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    OSFI Updates NCCF Returns, Consults on Mortgage Underwriting Guideline

    February 03, 2023

    The Office of the Superintendent of Financial Institutions (OSFI) updated the Financial Information Committee (FIC) regulatory forms and instructions for the Net Cumulative Cash Flow or NCCF (Form 660). As part of this update Form 660 NCCF return will be decommissioned and replaced by three separate returns, which are expected to be effective from April 30, 2023. These three returns are applicable to different categories of Small and Medium-Sized Banks or SMSBs: Comprehensive NCCF for D-SIBs and Category 1 SMSBs, Streamlined NCCF for Category II SMSBs, and the Operating Cash Flow Statement Category II SMSBs. The NCCF returns are to be completed using the prescribed methodologies and calculations and are in line with the Liquidity Adequacy Requirements from OSFI. Any resulting updates to the validation rule reports or the XML/XSD schemas will be published on the OSFI Web site later. OSFI is also seeking stakeholder feedback on revisions to the Guideline B-20, with respect to a set of proposed complementary debt serviceability measures aimed at better managing the prudential risks arising from high consumer indebtedness. The feedback is expected to be submitted by April 14, 2023.

    In the Annual Risk Outlook 2022-23, OSFI committed to initiating consultations on the B-20 Guideline in the first calendar quarter of 2023. In this consultation, the proposed debt-serviceability measures include loan-to-income (LTI) and debt-to-income (DTI) ratios that restrict mortgage debt or total indebtedness as a multiple, or percentage, of borrower income. The proposed measures also include the debt service coverage ratio, which restricts ongoing debt service obligations as a percentage of borrower income, and the interest rate affordability stress tests, which is a minimum interest rate that is applied in debt service coverage calculations to test the ability of a borrower to afford higher debt payments in the event of negative financial shocks. These measures could be implemented at the loan and the lender levels. At the lender level, limits can also be applied at different levels of measurement, restricting either the dollar value or count of the flow, or volume, of new mortgages underwritten, or stock of outstanding mortgages. OSFI may publish interim guidance to the industry based on this consultation; therefore, it is seeking inputs on the following:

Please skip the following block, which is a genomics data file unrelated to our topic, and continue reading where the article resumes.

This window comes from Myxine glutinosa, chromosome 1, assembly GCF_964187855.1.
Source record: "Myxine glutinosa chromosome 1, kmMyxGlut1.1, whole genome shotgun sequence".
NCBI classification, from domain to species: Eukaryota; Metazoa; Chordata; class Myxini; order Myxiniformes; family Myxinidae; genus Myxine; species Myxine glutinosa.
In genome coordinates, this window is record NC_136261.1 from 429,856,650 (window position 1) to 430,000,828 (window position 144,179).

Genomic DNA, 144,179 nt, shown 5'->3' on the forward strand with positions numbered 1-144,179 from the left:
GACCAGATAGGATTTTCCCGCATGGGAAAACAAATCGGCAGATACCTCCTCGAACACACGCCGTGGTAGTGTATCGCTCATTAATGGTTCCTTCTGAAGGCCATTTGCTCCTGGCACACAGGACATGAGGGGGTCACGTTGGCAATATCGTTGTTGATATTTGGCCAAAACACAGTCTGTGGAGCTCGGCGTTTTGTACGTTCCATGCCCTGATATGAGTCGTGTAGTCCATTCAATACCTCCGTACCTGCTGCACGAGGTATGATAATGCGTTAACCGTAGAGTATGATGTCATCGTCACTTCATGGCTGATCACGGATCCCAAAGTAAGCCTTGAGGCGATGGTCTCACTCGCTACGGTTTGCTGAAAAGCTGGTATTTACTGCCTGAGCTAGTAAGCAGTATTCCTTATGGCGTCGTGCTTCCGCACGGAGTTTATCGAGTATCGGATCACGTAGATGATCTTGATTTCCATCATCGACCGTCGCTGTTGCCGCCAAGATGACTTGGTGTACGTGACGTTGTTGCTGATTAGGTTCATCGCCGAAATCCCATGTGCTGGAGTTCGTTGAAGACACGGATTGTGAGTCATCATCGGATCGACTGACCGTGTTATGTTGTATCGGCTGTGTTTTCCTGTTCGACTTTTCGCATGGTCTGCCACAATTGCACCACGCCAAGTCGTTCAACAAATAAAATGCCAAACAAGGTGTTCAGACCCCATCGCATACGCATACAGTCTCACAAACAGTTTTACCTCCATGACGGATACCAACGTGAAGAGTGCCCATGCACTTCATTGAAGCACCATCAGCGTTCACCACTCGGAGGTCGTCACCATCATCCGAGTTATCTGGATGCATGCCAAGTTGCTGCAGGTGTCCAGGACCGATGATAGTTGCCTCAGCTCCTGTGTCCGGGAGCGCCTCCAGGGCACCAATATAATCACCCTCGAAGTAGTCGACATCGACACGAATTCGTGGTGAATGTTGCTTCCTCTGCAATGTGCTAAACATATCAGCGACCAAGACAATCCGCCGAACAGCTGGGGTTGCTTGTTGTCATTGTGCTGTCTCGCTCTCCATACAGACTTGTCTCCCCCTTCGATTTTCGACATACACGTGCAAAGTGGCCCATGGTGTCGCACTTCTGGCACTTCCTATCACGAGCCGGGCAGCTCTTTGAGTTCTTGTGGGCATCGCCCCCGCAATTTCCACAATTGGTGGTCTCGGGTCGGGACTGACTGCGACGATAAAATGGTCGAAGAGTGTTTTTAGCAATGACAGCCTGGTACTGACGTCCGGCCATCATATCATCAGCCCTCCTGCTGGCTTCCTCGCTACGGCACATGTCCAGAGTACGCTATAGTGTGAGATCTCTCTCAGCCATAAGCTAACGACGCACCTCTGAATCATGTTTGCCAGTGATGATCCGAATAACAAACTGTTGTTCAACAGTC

• Proposal to adopt a high loan-to-income threshold of 4.5x, with a 25% quarterly volume limit on originations that exceed this threshold. The proposed limit would apply to the total dollar value of quarterly originations. Compared to a restriction on loan count, this would limit incentives to concentrate high loan-to-income lending in a small number of loans
    • Consideration on the formulas and definitions for Gross Debt Service and Total Debt Service and whether to adopt those that currently exist for insured mortgages
    • Appropriate Gross Debt Service and Total Debt Service thresholds for uninsured mortgages, which could involve graduated or tiered limits
    • An explicit amortization limit used for qualification in B-20 Guideline that, in combination with debt service ratio restrictions, would limit excessive leverage
    • An explicit principles-based expectation that lenders establish, monitor and report on different Minimum Qualifying Rates, or MQRs, in addition to the current Minimum Qualifying Rate set in regulation, according to different risk characteristics and product types
    • Expectation that the Minimum Qualifying Rate be applied to a borrower’s total debt service (that is, for other existing mortgages and non-mortgage debt obligations), in addition to gross debt service
    • Tests of affordability and other debt serviceability measures for non-mortgage retail lending outside of the B-20 Guideline.

    In 2023, OSFI will conduct a full review of B-20, starting with this initial consultation on debt-serviceability measures and examining the additional tools to preserve credit quality and sound underwriting at the federally regulated financial institutions. The inputs received will inform revisions to B-20, which will be issued for public consultation at a future date. OSFI may also publish an interim guidance to the industry, based on this consultation. 


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    Keywords: Americas, Canada, Banking, Basel, Reporting, Lending, Macro-Prudential Policy, Credit Risk, Liquidity Risk, NCCF Returns, OSFI

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